When I did Julia Roberts's hands, she wasn't even on set that day, but there were about 20 people in the crew, all to shoot me pulling some mascara out of a tube. The camera was over my shoulder, and there was this whole rig of tripods and magic arms to keep the mascara tube floating exactly where it needed to be for the shot. I had to maintain these really horrible positions all day. It's funny—that can happen quite a lot: The crew set everything up really carefully, but sometimes forget that there's actually a model attached to the hands and don't leave space for you. So you end up suspended from the ceiling or crouched on the floor—anything to stay out of shot.
Sounds quite tiring.
Quite a lot of hand modeling is about maintaining what are essentially stress positions for hours at a time. It's not easy work—physically or mentally. I do a lot of yoga and see an osteopath pretty regularly.
A lot of times, directors and photographers—especially if they're new—will start to treat your hands like inanimate objects, and begin moving them around like props. It feels very odd—you become invisible, but attached to this weird five-fingered object. But I'm lucky in that, by now, I actually have relationships with certain directors. The really great ones are those with the experience to know the best results come when they communicate what they want and let me figure out how to achieve it.
That objectification thing is interesting; it reminds me of stuff I've read on the male gaze, and how it can almost slice women up, fetishizing them into a series of "ideal" body parts.
Well, you mention fetishes... you do have to deal with a bit of that. You start to look at people who follow your YouTube channel, then realize that every single one of their videos involves hands or feet in some way. I was approached by one guy through my own website to do a charity event—and of course I was like, "Sure, I want to help." Then, as we spoke, it turned out that he'd seen my stuff, and what he wanted me to do was wrap my hands around his neck and choke him in some sort of asphyxiation thing. Needless to say, I walked pretty quickly. But I think whenever someone has to use the internet to generate work, they make themselves vulnerable.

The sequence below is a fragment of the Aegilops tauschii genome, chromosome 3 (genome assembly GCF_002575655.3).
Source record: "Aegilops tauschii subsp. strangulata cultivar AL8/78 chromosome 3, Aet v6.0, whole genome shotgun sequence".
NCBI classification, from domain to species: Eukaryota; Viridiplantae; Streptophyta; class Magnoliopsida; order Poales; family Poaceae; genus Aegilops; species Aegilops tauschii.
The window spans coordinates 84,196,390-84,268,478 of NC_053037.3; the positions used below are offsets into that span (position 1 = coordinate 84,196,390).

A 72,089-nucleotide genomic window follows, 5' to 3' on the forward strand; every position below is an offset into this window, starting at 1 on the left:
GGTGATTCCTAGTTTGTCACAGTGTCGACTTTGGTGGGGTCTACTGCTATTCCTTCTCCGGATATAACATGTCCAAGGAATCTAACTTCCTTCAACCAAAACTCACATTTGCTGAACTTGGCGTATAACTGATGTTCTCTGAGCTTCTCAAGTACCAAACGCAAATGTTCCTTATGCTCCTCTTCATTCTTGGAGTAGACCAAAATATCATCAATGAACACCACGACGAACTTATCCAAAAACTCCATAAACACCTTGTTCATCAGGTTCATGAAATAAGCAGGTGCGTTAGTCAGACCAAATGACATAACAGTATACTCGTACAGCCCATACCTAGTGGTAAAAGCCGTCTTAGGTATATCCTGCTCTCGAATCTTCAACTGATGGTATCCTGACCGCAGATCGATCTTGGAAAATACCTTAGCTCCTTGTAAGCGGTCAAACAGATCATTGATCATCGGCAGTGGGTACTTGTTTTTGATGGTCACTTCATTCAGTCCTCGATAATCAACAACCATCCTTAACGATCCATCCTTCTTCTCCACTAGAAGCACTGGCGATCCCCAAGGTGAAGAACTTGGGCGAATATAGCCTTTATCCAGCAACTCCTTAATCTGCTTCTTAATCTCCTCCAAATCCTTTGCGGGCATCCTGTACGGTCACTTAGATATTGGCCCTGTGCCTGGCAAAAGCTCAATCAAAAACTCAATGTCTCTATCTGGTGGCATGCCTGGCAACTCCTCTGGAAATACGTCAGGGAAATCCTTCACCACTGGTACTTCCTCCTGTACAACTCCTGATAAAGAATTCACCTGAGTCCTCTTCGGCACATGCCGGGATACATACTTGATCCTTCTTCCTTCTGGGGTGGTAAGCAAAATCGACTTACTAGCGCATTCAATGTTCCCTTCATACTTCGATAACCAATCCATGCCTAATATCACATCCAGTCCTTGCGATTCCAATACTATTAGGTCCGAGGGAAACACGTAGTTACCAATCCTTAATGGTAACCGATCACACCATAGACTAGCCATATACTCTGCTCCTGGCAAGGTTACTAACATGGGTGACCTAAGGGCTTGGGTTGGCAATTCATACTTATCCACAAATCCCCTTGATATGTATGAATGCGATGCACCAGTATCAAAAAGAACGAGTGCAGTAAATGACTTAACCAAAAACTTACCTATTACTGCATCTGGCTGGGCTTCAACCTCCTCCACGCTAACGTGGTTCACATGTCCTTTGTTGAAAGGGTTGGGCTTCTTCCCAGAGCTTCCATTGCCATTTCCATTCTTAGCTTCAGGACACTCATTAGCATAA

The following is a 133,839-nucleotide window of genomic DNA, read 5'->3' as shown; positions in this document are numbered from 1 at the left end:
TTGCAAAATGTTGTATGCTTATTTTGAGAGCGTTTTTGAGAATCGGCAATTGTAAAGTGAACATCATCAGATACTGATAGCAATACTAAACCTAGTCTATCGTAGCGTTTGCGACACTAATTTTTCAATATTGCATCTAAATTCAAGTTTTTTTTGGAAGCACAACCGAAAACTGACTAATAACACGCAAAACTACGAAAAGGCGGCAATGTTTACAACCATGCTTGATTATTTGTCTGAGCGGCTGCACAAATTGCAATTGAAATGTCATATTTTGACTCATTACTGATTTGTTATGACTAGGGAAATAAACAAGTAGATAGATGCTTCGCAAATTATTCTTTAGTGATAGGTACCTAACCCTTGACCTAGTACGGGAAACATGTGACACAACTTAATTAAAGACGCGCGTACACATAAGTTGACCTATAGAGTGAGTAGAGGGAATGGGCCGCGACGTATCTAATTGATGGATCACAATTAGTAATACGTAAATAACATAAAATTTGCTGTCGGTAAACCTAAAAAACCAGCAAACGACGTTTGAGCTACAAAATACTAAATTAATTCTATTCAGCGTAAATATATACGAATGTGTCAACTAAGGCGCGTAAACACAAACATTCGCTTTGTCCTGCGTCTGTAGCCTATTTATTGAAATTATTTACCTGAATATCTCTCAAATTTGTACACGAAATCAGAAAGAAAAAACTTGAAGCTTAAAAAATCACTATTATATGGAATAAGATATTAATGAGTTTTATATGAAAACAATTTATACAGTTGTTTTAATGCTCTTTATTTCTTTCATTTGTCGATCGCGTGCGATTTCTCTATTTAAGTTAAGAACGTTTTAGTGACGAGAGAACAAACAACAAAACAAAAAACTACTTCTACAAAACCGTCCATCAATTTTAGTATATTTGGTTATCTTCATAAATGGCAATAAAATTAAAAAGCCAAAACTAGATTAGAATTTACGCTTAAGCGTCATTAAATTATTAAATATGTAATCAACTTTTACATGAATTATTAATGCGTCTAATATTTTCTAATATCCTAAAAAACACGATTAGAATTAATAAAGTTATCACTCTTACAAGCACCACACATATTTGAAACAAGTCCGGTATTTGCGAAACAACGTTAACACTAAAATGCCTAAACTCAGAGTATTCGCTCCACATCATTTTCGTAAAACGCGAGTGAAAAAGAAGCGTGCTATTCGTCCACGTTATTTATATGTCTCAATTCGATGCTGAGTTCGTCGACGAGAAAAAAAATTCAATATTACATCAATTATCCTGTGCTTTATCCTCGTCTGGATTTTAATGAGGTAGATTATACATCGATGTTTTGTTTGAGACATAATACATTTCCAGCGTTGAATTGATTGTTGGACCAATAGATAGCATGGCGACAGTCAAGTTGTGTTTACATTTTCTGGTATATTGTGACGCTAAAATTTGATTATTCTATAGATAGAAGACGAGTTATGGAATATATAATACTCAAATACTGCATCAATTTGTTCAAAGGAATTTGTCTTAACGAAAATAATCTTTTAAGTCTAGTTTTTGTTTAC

On that note, tell me about Hand Jobs.
Ha! That joke never gets old, does it? Hand Jobs is a photo book by Oli Kellett and Alex Holder exploring the lives of hand models. I guess it is quite an odd community to look at. I've been involved in this for a while and have seen how it has changed. For instance, in the past year or so, I've been really encouraged that the scene is getting much more diverse. Obviously this could go even further, but it really used to be only white hands, and now there's much more variety.
It can get a little competitive sometimes, too, but really there's a little hand model community—we try to look out for one another in case there's an agent doing something shady, or a production company that doesn't treat people right or something. And there seems to be kind of an interest or fascination about hand modeling. Like, I'm a trained, working actress, and I'm producing this amazing new play called The Greatest Fight, about Muhammad Ali—but all anyone ever wants to ask me about is the hand modeling.
Every article about it just seems to ask the same things—do you really moisturize 30 times a day, and are your hands insured for loads of money? The answer to both of those, by the way, is no. Those are myths, or at least pretty major exaggerations. The only concession I really make is that I use a dishwasher and avoid most of the cleaning products I actually advertise, which I guess is another strange unreality of this world—we use these images of "flawless hands" to sell products that no one with flawless hands could ever use.
Now that I stop and look, your hands do actually look pretty cool.
Thanks. I always thought they were a bit long and spindly, really—but I guess they work well on camera.
Hand Jobs is available to buy through Hoxton Mini Press.